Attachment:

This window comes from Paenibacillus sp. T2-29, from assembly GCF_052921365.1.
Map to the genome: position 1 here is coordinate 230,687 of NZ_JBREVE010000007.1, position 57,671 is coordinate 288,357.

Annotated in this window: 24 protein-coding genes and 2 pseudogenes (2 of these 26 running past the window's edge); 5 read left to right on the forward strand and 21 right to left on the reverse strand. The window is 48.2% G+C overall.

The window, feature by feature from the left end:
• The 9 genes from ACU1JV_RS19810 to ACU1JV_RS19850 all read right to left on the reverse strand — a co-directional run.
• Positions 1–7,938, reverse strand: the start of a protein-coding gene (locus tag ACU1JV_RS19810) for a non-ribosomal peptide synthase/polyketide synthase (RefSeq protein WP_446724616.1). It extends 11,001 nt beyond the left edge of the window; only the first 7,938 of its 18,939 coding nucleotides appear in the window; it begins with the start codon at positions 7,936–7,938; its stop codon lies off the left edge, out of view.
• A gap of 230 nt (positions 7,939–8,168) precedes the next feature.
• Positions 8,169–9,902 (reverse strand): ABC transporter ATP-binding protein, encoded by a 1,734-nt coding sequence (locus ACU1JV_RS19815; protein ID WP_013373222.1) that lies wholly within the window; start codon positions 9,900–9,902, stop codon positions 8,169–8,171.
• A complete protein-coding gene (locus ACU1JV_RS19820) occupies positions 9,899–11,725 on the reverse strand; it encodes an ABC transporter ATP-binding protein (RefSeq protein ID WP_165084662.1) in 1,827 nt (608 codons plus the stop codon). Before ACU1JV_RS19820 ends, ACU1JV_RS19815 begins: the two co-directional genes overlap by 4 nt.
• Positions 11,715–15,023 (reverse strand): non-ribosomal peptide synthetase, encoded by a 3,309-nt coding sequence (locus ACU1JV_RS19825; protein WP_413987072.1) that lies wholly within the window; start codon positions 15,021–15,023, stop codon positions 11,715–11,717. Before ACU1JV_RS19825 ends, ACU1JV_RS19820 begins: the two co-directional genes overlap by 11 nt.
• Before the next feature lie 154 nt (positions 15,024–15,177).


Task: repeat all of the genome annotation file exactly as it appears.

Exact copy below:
This window comes from Paenibacillus sp. T2-29, from assembly GCF_052921365.1.
Map to the genome: position 1 here is coordinate 230,687 of NZ_JBREVE010000007.1, position 57,671 is coordinate 288,357.

Annotated in this window: 24 protein-coding genes and 2 pseudogenes (2 of these 26 running past the window's edge); 5 read left to right on the forward strand and 21 right to left on the reverse strand. The window is 48.2% G+C overall.

The window, feature by feature from the left end:
• The 9 genes from ACU1JV_RS19810 to ACU1JV_RS19850 all read right to left on the reverse strand — a co-directional run.
• Positions 1–7,938, reverse strand: the start of a protein-coding gene (locus tag ACU1JV_RS19810) for a non-ribosomal peptide synthase/polyketide synthase (RefSeq protein WP_446724616.1). It extends 11,001 nt beyond the left edge of the window; only the first 7,938 of its 18,939 coding nucleotides appear in the window; it begins with the start codon at positions 7,936–7,938; its stop codon lies off the left edge, out of view.
• A gap of 230 nt (positions 7,939–8,168) precedes the next feature.
• Positions 8,169–9,902 (reverse strand): ABC transporter ATP-binding protein, encoded by a 1,734-nt coding sequence (locus ACU1JV_RS19815; protein ID WP_013373222.1) that lies wholly within the window; start codon positions 9,900–9,902, stop codon positions 8,169–8,171.
• A complete protein-coding gene (locus ACU1JV_RS19820) occupies positions 9,899–11,725 on the reverse strand; it encodes an ABC transporter ATP-binding protein (RefSeq protein ID WP_165084662.1) in 1,827 nt (608 codons plus the stop codon). Before ACU1JV_RS19820 ends, ACU1JV_RS19815 begins: the two co-directional genes overlap by 4 nt.
• Positions 11,715–15,023 (reverse strand): non-ribosomal peptide synthetase, encoded by a 3,309-nt coding sequence (locus ACU1JV_RS19825; protein WP_413987072.1) that lies wholly within the window; start codon positions 15,021–15,023, stop codon positions 11,715–11,717. Before ACU1JV_RS19825 ends, ACU1JV_RS19820 begins: the two co-directional genes overlap by 11 nt.
• Before the next feature lie 154 nt (positions 15,024–15,177).